Four ballot initiatives pertaining to oil and gas, voter approval of enterprises and Colorado’s direct democracy process received the go-ahead on Friday after the state Supreme Court upheld the titles appearing before voters should the measures collect sufficient signatures.
Initiatives 284 and 297 from designated representatives Greg Kishiyama, Ned Southwick and Keith Venable would prevent states and localities from inhibiting “consumer choice” to install natural gas in homes and businesses, unless such regulations are grounded in safety protocols. One proposal would amend state statute, while the other is a constitutional change.
Janette Susan Rose protested the Title Board’s decision to advance the measures, claiming there were several unstated goals ranging from potential implications for energy efficiency standards and public utility rates to “antitrust regulation.”
“The Initiative violates the single subject rule because, by failing to define the critical terms ‘restrictions’ and ‘limit,’ the Initiative’s complexity and omnibus proportions are hidden from the voters, and the measure fails to inform voters of the policies its passage would affect,” read Rose’s petition to the court. She specifically worried about the uncertain effects to home rule jurisdictions' existing laws.
In setting a ballot title, the three-member Title Board must determine that an initiative adheres to a single subject per the constitution. The panel does not generally speculate about the impact of a proposal when deciding whether to issue a title, unless the measure is so unclear that articulating a single subject is impossible.
Rose added that the measure may itself actually inhibit consumer choice by creating an incentive for builders to install natural gas over other sources of energy, possibly misleading voters.
In defending the Title Board’s wording, Assistant Attorney General Emily Buckley argued that “the title need not expound on the measure’s effects on natural gas installation or home rule jurisdictions” in order to be clear to voters.
William Hunter Railey petitioned the court to consider Initiative 295, which would require voter approval for new enterprises that anticipate collecting in excess of $100 million in fees and surcharges during their first five years of operation. Enterprises are government-owned businesses that receive little public funding and are exempt from the revenue caps of the Taxpayer Bill of Rights.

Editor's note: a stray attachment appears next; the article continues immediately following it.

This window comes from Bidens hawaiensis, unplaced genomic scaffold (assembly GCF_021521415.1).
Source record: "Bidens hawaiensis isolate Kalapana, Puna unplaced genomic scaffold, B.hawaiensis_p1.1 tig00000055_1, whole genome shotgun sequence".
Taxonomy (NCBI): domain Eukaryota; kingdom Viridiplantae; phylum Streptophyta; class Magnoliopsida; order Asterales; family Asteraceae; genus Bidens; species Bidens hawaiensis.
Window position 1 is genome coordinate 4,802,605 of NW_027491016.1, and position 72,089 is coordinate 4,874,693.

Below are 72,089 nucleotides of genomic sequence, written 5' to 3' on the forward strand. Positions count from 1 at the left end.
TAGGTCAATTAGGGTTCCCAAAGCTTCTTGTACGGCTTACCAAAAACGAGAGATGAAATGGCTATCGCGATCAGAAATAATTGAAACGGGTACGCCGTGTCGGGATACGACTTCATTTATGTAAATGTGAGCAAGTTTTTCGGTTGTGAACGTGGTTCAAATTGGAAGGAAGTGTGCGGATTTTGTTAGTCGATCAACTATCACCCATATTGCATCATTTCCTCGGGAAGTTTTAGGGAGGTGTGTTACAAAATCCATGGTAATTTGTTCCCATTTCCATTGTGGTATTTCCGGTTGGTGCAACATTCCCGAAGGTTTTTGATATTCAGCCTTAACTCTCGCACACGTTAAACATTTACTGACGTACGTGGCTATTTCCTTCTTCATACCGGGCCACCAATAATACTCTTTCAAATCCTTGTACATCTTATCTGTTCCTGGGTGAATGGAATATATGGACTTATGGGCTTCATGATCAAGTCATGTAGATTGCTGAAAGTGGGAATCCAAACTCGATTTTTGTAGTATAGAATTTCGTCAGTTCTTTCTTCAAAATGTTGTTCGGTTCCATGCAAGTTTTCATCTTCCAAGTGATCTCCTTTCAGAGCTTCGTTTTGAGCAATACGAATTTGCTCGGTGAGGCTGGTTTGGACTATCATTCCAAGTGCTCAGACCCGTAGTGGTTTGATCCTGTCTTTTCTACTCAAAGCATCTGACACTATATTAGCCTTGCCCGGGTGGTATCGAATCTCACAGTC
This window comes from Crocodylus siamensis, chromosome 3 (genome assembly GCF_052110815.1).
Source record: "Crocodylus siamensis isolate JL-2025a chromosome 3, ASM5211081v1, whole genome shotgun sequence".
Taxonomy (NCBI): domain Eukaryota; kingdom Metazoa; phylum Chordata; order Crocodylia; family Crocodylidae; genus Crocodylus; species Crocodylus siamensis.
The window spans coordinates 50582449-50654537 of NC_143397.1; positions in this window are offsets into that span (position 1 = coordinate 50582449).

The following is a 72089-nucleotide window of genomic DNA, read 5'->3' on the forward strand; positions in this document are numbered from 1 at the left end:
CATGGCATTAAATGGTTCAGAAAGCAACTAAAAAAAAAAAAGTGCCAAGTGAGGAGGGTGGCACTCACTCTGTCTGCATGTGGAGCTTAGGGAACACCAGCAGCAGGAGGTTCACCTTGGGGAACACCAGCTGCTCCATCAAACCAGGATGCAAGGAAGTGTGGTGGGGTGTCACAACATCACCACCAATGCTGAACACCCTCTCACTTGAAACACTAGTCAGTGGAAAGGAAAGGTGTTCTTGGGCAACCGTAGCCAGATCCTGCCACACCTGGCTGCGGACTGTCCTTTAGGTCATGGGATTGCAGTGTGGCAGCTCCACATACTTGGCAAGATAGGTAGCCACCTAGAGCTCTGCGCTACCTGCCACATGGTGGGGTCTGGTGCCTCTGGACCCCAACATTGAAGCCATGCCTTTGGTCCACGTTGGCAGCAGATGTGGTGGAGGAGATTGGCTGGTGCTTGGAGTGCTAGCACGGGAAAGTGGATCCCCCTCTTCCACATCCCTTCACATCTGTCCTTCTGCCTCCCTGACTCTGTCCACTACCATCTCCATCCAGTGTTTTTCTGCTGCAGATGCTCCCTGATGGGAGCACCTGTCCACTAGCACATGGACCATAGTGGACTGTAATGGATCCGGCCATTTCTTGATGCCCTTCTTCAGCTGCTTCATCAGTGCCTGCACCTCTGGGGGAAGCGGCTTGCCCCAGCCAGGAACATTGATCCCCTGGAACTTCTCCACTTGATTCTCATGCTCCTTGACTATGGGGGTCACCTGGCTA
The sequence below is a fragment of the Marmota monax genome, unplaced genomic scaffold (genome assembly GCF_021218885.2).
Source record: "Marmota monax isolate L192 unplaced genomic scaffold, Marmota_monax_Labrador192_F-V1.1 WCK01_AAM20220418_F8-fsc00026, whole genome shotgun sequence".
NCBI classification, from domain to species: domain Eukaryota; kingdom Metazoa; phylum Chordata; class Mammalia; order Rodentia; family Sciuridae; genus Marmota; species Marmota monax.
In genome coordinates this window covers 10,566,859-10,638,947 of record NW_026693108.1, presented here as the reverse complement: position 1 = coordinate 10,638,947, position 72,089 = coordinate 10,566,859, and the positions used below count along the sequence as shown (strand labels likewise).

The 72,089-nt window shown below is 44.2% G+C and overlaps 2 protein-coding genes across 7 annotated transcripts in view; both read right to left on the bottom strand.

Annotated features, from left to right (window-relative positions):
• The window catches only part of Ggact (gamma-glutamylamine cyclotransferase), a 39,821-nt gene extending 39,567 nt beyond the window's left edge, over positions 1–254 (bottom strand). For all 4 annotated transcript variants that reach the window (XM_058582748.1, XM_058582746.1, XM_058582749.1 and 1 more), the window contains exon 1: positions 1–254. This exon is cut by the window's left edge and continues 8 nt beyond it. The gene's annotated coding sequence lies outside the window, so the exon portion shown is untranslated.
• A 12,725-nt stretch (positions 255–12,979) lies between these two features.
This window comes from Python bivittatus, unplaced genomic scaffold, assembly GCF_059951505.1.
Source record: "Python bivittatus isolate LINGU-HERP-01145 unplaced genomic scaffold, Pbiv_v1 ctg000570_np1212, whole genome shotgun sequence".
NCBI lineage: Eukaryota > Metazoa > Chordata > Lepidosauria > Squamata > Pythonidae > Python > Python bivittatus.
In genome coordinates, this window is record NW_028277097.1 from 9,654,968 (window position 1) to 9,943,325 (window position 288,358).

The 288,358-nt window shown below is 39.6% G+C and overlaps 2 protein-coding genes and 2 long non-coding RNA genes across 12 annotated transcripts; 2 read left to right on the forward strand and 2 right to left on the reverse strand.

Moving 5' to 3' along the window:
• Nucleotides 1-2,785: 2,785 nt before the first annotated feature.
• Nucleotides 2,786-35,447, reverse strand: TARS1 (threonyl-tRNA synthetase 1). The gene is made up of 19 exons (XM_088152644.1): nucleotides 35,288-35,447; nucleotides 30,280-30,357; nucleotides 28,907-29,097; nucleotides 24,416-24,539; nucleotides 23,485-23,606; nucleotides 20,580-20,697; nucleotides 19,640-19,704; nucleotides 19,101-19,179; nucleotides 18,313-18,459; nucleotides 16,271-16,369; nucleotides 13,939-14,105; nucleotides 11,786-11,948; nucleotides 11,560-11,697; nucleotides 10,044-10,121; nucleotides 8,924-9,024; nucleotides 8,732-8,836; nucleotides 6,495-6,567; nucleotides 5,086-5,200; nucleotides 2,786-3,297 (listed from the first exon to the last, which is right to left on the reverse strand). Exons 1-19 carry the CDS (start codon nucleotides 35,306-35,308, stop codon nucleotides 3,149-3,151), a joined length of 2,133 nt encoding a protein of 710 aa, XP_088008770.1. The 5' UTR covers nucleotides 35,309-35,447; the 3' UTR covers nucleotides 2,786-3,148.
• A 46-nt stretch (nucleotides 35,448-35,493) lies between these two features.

Railey alleged that the measure from designated representatives Michael Fields and Lindsey Singer contained a second subject of reduced state spending, albeit through a circuitous and indirect manner.
“Once an enterprise reaches the $100 million revenue threshold during the first five fiscal years of operation, it must obtain voter approval to continue to be an enterprise — but that can occur only at a statewide general election — which may be two years in the future,” read Railey’s brief.
During those two years, he reasoned, the enterprise may require supplemental appropriations from the state if its revenue is capped. State revenue, in turn, is subject to TABOR restrictions, meaning that the state will have to cut spending elsewhere to shift money to the enterprise.
“Petitioner’s alleged second subject is a theoretical legal dispute,” responded Assistant Attorney General Anne M. Mangiardi on behalf of the Title Board.
Finally, the court also affirmed the ballot title of Initiative 299 from designated representatives Mike Spaulding and Donald L. “Chip” Creager III, which would create a constitutional right of ballot initiative in most divisions of government, and would alter several procedural requirements of the initiative process.
The measure is almost identical to Initiative 245, whose title the court upheld in early May. Kelly Brough, the president and CEO of the Metro Denver Chamber of Commerce, objected to both proposals on the grounds that it was unclear whether they eliminated or preserved the single subject requirement.
The Title Board’s brief defending its actions argued that the measure does provide for the single subject rule to remain in effect, despite repealing large portions of the constitution. Even if one provision in a measure was confusing, Assistant Attorney General Michael Kotlarczyk wrote, a title was valid as long as the single subject of the overall measure was evident.
After Friday's announcement, there remain seven ballot measures whose title challenges are pending before the court.
Once a title is set, proponents are allowed to gather signatures for placement on the statewide ballot. Due to the COVID-19 pandemic, circulation by mail and email are permitted following Secretary of State Jena Griswold's issuance of temporary guidance.